Estate Planning Terms

Clients want to be able to decide how their wealth is distributed and to whom it goes when they die. However, without a solid estate plan in place, any number of costs—probate, funeral and burial expenses, state and federal estate taxes, and professional advisor fees—can eat away a large portion of the legacy they’ve worked so hard to build. Estate planning helps to assure that an estate will be settled in an efficient manner and that final wishes will be carried out to benefit the people and institutions of the client’s choice.

Irrevocable Life Insurance Trust
An irrevocable life insurance trust (ILIT) is a trust created to own life insurance. By establishing an ILIT, an insured can shelter death benefits from estate taxes and minimize, if not completely eliminate, federal gift tax.

Blended Families
Blended families—ones in which the husband and/or wife bring children and assets from a previous relationship—outnumber traditional families in the United States. When doing estate planning, clients who are part of a blended family must take particular care to avoid potential conflicts between a current spouse, ex-spouse, and children.

Bypass Trust
A Bypass Trust minimizes estate tax liability and preserves wealth by allowing each spouse to take full advantage of the federal estate tax exemption. However, the appeal of this arrangement is not only the estate tax savings, but also the flexibility that it offers the surviving spouse.

Dynasty Trust
A Dynasty Trust, also known as a legacy or generation-skipping trust, is designed to allow its creator to pass wealth from generation to generation without the burden of transfer taxes, including estate, gift and the generation skipping transfer tax (GSTT) on subsequent generations. Not just for the ultra-wealthy, its trust terms can be tailored to promote positive behavior in beneficiaries by requiring that they adhere to certain standards in order to be entitled to trust distributions.

Family Limited Partnership
A Family Limited Partnership (FLP) is a conventional limited partnership with at least one general partner and one limited partner. FLPs are created primarily to shift ownership of assets, and sometimes income, to family members, offering a number of benefits such as estate and gift tax advantages, over other forms of ownership.

Foreign Nationals
Non-U.S. citizens—or citizens with a non-U.S. citizen spouse—fall within a different set of rules under current estate tax law. They can face a significant estate tax liability that may be even larger than what they would incur if both spouses were U.S. citizens. Failure by these individuals to properly plan for U.S. transfer taxes may cause them to pay unnecessarily high gift and/or estate taxes.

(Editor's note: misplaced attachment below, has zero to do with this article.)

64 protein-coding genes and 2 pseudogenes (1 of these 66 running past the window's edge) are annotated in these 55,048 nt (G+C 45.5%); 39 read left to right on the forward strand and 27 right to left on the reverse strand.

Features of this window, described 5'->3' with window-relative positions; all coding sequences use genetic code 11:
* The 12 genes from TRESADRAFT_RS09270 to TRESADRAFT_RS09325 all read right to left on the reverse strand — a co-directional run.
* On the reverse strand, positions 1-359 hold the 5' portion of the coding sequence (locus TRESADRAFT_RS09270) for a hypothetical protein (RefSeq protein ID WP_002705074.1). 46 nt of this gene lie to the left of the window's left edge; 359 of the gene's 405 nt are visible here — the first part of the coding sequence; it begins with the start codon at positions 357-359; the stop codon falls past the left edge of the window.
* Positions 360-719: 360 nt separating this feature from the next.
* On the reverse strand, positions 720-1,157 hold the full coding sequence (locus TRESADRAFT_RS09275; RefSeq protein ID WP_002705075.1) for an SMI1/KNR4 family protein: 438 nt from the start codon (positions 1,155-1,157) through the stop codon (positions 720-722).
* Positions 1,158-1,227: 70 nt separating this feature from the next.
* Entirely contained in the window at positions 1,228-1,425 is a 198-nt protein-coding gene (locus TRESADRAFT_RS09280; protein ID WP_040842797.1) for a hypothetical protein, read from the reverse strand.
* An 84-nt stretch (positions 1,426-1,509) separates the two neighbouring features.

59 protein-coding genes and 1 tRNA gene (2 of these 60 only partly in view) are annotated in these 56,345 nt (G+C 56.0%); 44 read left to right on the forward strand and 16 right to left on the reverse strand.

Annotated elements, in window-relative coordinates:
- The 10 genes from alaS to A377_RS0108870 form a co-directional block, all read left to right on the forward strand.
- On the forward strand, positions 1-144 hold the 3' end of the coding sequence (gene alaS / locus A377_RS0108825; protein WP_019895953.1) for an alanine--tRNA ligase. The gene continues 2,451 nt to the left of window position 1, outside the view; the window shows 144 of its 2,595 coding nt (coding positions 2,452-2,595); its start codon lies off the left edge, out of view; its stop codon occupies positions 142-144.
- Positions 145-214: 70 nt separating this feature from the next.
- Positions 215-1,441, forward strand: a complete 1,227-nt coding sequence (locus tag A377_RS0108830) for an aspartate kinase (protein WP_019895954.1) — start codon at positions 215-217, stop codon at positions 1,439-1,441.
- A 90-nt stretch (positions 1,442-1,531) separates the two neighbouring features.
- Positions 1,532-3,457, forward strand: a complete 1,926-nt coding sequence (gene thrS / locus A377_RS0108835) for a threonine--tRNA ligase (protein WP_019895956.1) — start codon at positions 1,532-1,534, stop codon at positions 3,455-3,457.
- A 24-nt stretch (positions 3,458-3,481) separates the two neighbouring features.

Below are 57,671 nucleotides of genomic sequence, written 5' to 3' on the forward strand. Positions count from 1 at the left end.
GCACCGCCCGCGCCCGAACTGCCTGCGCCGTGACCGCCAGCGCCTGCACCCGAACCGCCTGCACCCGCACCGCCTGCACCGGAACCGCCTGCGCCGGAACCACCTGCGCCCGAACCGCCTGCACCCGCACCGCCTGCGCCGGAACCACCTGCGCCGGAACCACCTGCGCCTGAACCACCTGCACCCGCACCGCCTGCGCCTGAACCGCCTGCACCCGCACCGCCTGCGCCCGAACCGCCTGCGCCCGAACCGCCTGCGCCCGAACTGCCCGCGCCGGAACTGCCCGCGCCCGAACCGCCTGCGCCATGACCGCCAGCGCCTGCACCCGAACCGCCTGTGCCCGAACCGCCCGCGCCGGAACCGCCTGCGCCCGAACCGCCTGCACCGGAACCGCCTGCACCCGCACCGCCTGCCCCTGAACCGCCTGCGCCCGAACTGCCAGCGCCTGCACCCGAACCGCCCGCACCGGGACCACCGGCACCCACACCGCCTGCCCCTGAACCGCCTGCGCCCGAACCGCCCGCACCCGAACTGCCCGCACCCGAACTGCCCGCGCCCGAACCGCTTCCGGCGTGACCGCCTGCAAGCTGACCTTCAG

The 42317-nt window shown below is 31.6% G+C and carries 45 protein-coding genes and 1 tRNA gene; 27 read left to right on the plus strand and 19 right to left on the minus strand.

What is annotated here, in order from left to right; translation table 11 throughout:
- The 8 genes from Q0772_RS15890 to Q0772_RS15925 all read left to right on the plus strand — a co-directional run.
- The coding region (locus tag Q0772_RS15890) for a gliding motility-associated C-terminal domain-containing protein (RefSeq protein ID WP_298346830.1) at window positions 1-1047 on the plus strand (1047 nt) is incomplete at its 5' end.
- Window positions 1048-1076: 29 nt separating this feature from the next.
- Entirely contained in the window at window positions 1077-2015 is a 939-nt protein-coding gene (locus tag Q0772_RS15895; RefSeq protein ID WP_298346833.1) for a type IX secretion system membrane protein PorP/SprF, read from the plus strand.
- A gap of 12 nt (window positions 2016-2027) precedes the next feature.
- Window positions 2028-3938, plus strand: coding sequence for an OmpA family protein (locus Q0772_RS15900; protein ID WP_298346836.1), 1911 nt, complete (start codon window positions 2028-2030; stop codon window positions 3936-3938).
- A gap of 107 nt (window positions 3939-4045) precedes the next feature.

Highly Appreciated Assets
Many high net-worth individuals need to develop an advanced estate plan that will employ sophisticated strategies to reduce their potential transfer tax liability and/or provide a means of liquidity for their loved ones to pay any taxes that may be due. One way to reduce potential estate taxes is to reduce the size of the taxable estate itself. This can be accomplished using estate freeze strategies such as qualified personal residence trusts; grantor retained annuity trusts; installment sales to intentionally defective irrevocable trusts; and private annuities.

Special Needs Trust
A Special Needs Trust can help clients with disabled family members achieve vital estate planning and financial goals. With proper legal and financial planning, the family can help assure that the person with the disability will enjoy a comfortable lifestyle, while preserving his or her eligibility for government-sponsored programs.

Spousal Support Trusts
A Spousal Support Trust is an ILIT created by one spouse, the grantor spouse, for the benefit of the other spouse, the uninsured spouse. When structured properly, it gives clients “the best of both worlds”—access to cash values and a federal estate tax-free death benefit.

Contact EPDV
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